Florida cultivars brought to northern zones
Lanny Morry here in Manotick, Ont.
Canada, AHS region 4, zone 4b. We have
imported three or four hundred Florida daylilies to our garden over the past
decade including a sizable number from Pat and Grace Stamile when they were
the proprietors of Floyd Cove nursery. I can assure you none of their
cultivars were greenhouse grown, but grown outdoors on their extensive
property. In fact, none of the other Florida growers uses greenhouses for
growing on cultivars for sale either, though some have small greenhouses
where they maintain plants they are using strictly to hybridize with. But
these are not used for growing on plants for sale to the public.
It is very typical for a new plant to require some settling in. We have
found the best time to bring Florida plants north is to do so in the early
spring. Fall delivery of plants in our zone 4b garden is almost certainly a
death sentence, or a crippling setback the plant may take years to recover
from. So we stick now exclusively with spring delivered plant. We often
bring them up in late March and pot them up because it is too early to put
them into the garden, and we keep them in an unheated cold frame greenhouse
we have till late May or early June when they can safely be transplanted
again into the garden. Most flower in year one, but not all do. Those that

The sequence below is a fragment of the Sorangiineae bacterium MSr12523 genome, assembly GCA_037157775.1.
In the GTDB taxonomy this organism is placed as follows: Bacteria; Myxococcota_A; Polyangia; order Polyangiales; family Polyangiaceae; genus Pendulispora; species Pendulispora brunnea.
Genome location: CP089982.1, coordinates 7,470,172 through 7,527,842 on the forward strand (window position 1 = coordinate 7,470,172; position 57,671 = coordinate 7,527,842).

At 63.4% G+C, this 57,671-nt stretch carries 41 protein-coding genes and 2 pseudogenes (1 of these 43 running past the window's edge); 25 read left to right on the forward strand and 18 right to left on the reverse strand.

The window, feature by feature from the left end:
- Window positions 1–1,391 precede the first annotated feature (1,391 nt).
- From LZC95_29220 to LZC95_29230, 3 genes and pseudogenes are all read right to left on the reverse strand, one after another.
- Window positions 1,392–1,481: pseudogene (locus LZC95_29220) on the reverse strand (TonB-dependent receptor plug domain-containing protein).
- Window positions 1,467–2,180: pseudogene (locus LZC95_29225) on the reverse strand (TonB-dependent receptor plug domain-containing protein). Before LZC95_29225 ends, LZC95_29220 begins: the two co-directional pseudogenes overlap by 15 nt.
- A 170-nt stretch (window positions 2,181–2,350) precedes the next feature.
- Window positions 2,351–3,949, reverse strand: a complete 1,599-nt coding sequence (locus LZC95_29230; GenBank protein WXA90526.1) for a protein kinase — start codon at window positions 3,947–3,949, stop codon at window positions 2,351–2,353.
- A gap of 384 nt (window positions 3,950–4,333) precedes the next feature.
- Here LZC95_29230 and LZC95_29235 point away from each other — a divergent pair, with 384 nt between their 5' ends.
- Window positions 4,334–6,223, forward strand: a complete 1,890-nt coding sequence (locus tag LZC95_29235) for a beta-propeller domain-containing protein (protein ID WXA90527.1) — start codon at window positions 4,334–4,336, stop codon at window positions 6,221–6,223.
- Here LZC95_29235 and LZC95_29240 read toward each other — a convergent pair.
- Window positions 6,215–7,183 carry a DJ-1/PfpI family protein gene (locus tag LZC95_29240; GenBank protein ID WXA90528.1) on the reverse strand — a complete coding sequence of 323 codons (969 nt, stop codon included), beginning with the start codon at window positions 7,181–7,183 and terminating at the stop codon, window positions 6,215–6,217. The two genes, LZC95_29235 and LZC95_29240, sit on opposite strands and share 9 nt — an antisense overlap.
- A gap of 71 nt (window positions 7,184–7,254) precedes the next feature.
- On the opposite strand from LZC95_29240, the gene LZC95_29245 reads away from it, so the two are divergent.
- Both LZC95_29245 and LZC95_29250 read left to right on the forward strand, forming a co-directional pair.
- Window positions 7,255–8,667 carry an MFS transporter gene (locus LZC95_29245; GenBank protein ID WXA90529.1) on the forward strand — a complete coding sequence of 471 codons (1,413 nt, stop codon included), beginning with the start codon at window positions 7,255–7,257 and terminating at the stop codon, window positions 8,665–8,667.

fail to do so in year one usually flower in year two. But very very often
plants that flowered in year one, especially if you touch pollen to them and
set pods, may then take the next year off and really work at establishing
themselves in their new environment, and this means they will not bloom,
even though they increase and are obviously healthy.
The very good news is by the year after that, the plants have typically
established themselves well enough in our environment that both reliable
bloom and increase are a certainty from that point forward. It is way too
early to take a southern belle in one year, have one or two dances (seasons)
with her and then decide she doesn't seem to be happy with you so you decide
to move her on. By digging the plant up just as it is finally establishing
itself you are risking putting a plant that has already survived this
non-blooming/need to re-establish cycle once, onto a second cycle at
whatever new home you ship it out to.
Patience is a virtue and most daylilies, by year three will have established
themselves sufficiently that their bloom that year and forwards will be your
reward for your patience.